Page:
Experimental feature in GraalVM

Tracing with Insight

It is possible to use the GraalVM Insight to implement smooth, declarative, ad hoc tracing via standard OpenTracing API. The traces can be added into running application and customized on the fly to extract the right information needed to investigate any misbehavior incident.

The following examples will demonstrate the tracing capabilities with GraalVM Insight. To start, install the Jaeger’s client side instrumentation library for Node.js:

graalvm/bin/npm install jaeger-client@3.17.1

Now you can use the OpenTracing API provided by the jaeger-client module in your instrument agent.js via the tracer object (once it becomes available, it will discussed later in this guide):

let initialize = function(tracer) {
    var counter = 0;

    insight.on('enter', function(ctx, frame) {
        const args = frame.args;
        if ('request' !== frame.type || args.length !== 2 || typeof args[0] !== 'object' || typeof args[1] !== 'object') {
        const req = args[0];
        const res = args[1];
        const span = tracer.startSpan("request");
        span.setTag("span.kind", "server");
        span.setTag("http.url", req.url);
        span.setTag("http.method", req.method);
        res.id = ++counter;
        res.span = span;
        console.log(`agent: handling #${res.id} request for ${req.url}`);
    }, {
        roots: true,
        rootNameFilter: 'emit',
        at: {
            sourcePath: '.*events.js'

    insight.on('return', function(ctx, frame) {
        var res = frame['this'];
        if (res.span) {
            console.log(`agent: finished #${res.id} request`);
        } else {
            //Caused, for example, by Tracer itself connecting to the Jaeger server
    }, {
        roots: true,
        rootNameFilter: 'end',
        at: {
            sourcePath: '.*_http_outgoing.js'
    console.log('agent: ready');

The system hooks into emit('request', ...) and res.end() functions which are used to initialize a response to an HTTP request and finish it. Because the res object is a dynamic JavaScript object, it is possible to add id and span attributes to it in the enter handler of the emit function from the source events.js. Then it is possible to use these attributes in the return handler of the end function.

GraalVM Insight provides access to frame variables and their fields. As such, the instrument can read value of req.url or req.method and provide them as span.setTag values to the OpenTracing server.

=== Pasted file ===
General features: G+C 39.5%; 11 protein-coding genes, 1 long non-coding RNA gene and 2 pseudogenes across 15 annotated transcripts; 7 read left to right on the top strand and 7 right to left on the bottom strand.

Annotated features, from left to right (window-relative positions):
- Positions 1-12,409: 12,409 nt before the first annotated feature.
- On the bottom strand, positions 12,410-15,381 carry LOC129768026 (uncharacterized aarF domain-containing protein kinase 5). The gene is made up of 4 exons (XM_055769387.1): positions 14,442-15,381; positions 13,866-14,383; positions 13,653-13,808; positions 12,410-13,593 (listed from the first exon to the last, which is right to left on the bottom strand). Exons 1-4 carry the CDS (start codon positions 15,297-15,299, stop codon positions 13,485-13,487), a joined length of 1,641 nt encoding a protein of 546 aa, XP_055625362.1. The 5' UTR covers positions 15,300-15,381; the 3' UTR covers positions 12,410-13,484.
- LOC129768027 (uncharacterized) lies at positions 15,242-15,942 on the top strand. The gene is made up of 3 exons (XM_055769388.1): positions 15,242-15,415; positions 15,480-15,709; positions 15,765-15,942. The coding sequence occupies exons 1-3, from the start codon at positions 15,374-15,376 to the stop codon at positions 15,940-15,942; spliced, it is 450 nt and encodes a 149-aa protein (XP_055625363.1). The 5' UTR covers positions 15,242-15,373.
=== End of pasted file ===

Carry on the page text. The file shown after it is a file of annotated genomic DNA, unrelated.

With this instrument, it is just a matter of being able to enable it at the right time. Check the Embedding Insight into Node.js Application section to see how to create an admin server and apply any trace scripts (including OpenTracing based ones) dynamically when needed. For purposes of this guide, something simpler will be used.

Enable the instrument when the jaeger object is provided to it:

let initializeJaeger = function (ctx, frame) {
    insight.off('enter', initializeJaeger);

    let jaeger = frame.jaeger;

    var initTracer = jaeger.initTracer;
    console.log('agent: Jaeger tracer obtained');

    // See schema https://github.com/jaegertracing/jaeger-client-node/blob/master/src/configuration.js#L37
    var config = {
      serviceName: 'insight-demo',
      reporter: {
        // Provide the traces endpoint. This forces the client to connect directly to the Collector and send
        // spans over HTTP
        collectorEndpoint: 'http://localhost:14268/api/traces',
        // Provide username and password if authentication is enabled in the Collector
        // username: '',
        // password: '',
      sampler: {
          type : 'const',
          param : 1
    var options = {
      tags: {
        'insight-demo.version': '1.1.2',
    //  metrics: metrics,
      logger: console,
      sampler: {
          type : 'const',
          param : 1

    var tracer = initTracer(config, options);

insight.on('return', initializeJaeger, {
  roots: true,
  rootNameFilter: 'jaegerAvailable'

This instrument needs help from the main server script. Let the server.js obtain the jaeger-client module and pass it to the agent via the jaegerAvailable function. Then it creates a typical HTTP server. The content of server.js is:

function jaegerAvailable(jaeger) {
    console.log("Providing Jaeger object to the agent");

const http = require("http");
const srv = http.createServer((req, res) => {
    console.log(`server: obtained request ${res.id}`);
    setTimeout(() => {
        res.write(`OK# ${res.id}`);
        console.log(`server: replied to request ${res.id}`);
    }, 5);

With these two files you can launch the node application as well as the agent. But, first of all, start the Jaeger server:

docker run -d --name jaeger \
-p 5775:5775/udp   -p 6831:6831/udp   -p 6832:6832/udp \
-p 5778:5778   -p 16686:16686   -p 14268:14268   -p 9411:9411 \

graalvm/bin/node --insight=agent.js server.js
Providing Jaeger object to the agent
agent: Jaeger tracer obtained
Initializing Jaeger Tracer with RemoteReporter and ConstSampler(always)
agent: ready

Now you can connect to the Jaeger UI available at http://localhost:16686/ and put the server under some load:

ab -c 10 -n 10000 http://localhost:8080/

The server prints to the console detailed information while handling the requests and the Jaeger UI fills with the traces:

Jaeger UI

This completes the guide how to enhance a plain Node.js application with tracing. The traces remain separated in its own agent.js file and can be applied at start time (demonstrated here) or dynamically when needed.

What to Read Rext #

To learn more about Insight and find some challenging tasks, go to the Insight Manual.

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